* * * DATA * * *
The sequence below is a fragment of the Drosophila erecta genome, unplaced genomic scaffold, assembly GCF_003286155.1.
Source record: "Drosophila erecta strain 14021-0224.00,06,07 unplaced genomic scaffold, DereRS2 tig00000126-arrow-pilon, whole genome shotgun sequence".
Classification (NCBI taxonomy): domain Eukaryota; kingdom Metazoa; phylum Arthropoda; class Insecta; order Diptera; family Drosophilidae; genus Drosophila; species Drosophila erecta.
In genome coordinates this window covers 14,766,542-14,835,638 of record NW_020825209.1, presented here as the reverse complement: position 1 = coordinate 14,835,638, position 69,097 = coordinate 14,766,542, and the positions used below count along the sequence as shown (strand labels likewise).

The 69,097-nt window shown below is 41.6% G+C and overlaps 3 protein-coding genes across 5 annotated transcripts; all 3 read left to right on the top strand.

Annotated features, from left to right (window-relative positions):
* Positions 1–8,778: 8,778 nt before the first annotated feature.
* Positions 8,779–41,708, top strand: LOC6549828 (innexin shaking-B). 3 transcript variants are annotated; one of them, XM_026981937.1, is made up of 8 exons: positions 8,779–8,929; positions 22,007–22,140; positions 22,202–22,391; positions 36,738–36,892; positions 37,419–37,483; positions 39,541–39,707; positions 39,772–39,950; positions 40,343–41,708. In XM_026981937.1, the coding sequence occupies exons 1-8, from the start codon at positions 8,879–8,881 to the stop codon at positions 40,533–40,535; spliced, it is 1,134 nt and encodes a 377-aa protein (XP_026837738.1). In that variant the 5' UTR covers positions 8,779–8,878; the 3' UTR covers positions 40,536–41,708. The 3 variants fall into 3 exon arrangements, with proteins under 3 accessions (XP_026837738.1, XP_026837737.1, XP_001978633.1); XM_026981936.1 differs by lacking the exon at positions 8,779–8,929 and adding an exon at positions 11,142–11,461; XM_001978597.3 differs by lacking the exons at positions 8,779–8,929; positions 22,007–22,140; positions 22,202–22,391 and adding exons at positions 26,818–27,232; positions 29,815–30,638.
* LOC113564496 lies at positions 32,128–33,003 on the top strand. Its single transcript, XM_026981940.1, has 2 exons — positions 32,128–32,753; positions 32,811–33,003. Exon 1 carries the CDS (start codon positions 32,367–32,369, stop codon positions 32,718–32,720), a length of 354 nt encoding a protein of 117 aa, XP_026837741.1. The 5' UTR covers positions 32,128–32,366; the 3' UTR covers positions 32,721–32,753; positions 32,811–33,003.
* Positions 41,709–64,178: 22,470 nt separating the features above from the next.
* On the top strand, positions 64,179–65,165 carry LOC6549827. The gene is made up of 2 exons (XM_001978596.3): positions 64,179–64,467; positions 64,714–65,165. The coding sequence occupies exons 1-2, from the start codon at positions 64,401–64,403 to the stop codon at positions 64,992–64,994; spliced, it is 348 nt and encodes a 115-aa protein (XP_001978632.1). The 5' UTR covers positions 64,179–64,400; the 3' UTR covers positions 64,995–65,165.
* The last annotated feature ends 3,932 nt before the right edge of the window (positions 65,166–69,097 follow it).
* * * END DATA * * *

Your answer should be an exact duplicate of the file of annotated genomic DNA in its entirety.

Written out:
The sequence below is a fragment of the Drosophila erecta genome, unplaced genomic scaffold, assembly GCF_003286155.1.
Source record: "Drosophila erecta strain 14021-0224.00,06,07 unplaced genomic scaffold, DereRS2 tig00000126-arrow-pilon, whole genome shotgun sequence".
Classification (NCBI taxonomy): domain Eukaryota; kingdom Metazoa; phylum Arthropoda; class Insecta; order Diptera; family Drosophilidae; genus Drosophila; species Drosophila erecta.
In genome coordinates this window covers 14,766,542-14,835,638 of record NW_020825209.1, presented here as the reverse complement: position 1 = coordinate 14,835,638, position 69,097 = coordinate 14,766,542, and the positions used below count along the sequence as shown (strand labels likewise).

The 69,097-nt window shown below is 41.6% G+C and overlaps 3 protein-coding genes across 5 annotated transcripts; all 3 read left to right on the top strand.

Annotated features, from left to right (window-relative positions):
* Positions 1–8,778: 8,778 nt before the first annotated feature.
* Positions 8,779–41,708, top strand: LOC6549828 (innexin shaking-B). 3 transcript variants are annotated; one of them, XM_026981937.1, is made up of 8 exons: positions 8,779–8,929; positions 22,007–22,140; positions 22,202–22,391; positions 36,738–36,892; positions 37,419–37,483; positions 39,541–39,707; positions 39,772–39,950; positions 40,343–41,708. In XM_026981937.1, the coding sequence occupies exons 1-8, from the start codon at positions 8,879–8,881 to the stop codon at positions 40,533–40,535; spliced, it is 1,134 nt and encodes a 377-aa protein (XP_026837738.1). In that variant the 5' UTR covers positions 8,779–8,878; the 3' UTR covers positions 40,536–41,708. The 3 variants fall into 3 exon arrangements, with proteins under 3 accessions (XP_026837738.1, XP_026837737.1, XP_001978633.1); XM_026981936.1 differs by lacking the exon at positions 8,779–8,929 and adding an exon at positions 11,142–11,461; XM_001978597.3 differs by lacking the exons at positions 8,779–8,929; positions 22,007–22,140; positions 22,202–22,391 and adding exons at positions 26,818–27,232; positions 29,815–30,638.
* LOC113564496 lies at positions 32,128–33,003 on the top strand. Its single transcript, XM_026981940.1, has 2 exons — positions 32,128–32,753; positions 32,811–33,003. Exon 1 carries the CDS (start codon positions 32,367–32,369, stop codon positions 32,718–32,720), a length of 354 nt encoding a protein of 117 aa, XP_026837741.1. The 5' UTR covers positions 32,128–32,366; the 3' UTR covers positions 32,721–32,753; positions 32,811–33,003.
* Positions 41,709–64,178: 22,470 nt separating the features above from the next.
* On the top strand, positions 64,179–65,165 carry LOC6549827. The gene is made up of 2 exons (XM_001978596.3): positions 64,179–64,467; positions 64,714–65,165. The coding sequence occupies exons 1-2, from the start codon at positions 64,401–64,403 to the stop codon at positions 64,992–64,994; spliced, it is 348 nt and encodes a 115-aa protein (XP_001978632.1). The 5' UTR covers positions 64,179–64,400; the 3' UTR covers positions 64,995–65,165.
* The last annotated feature ends 3,932 nt before the right edge of the window (positions 65,166–69,097 follow it).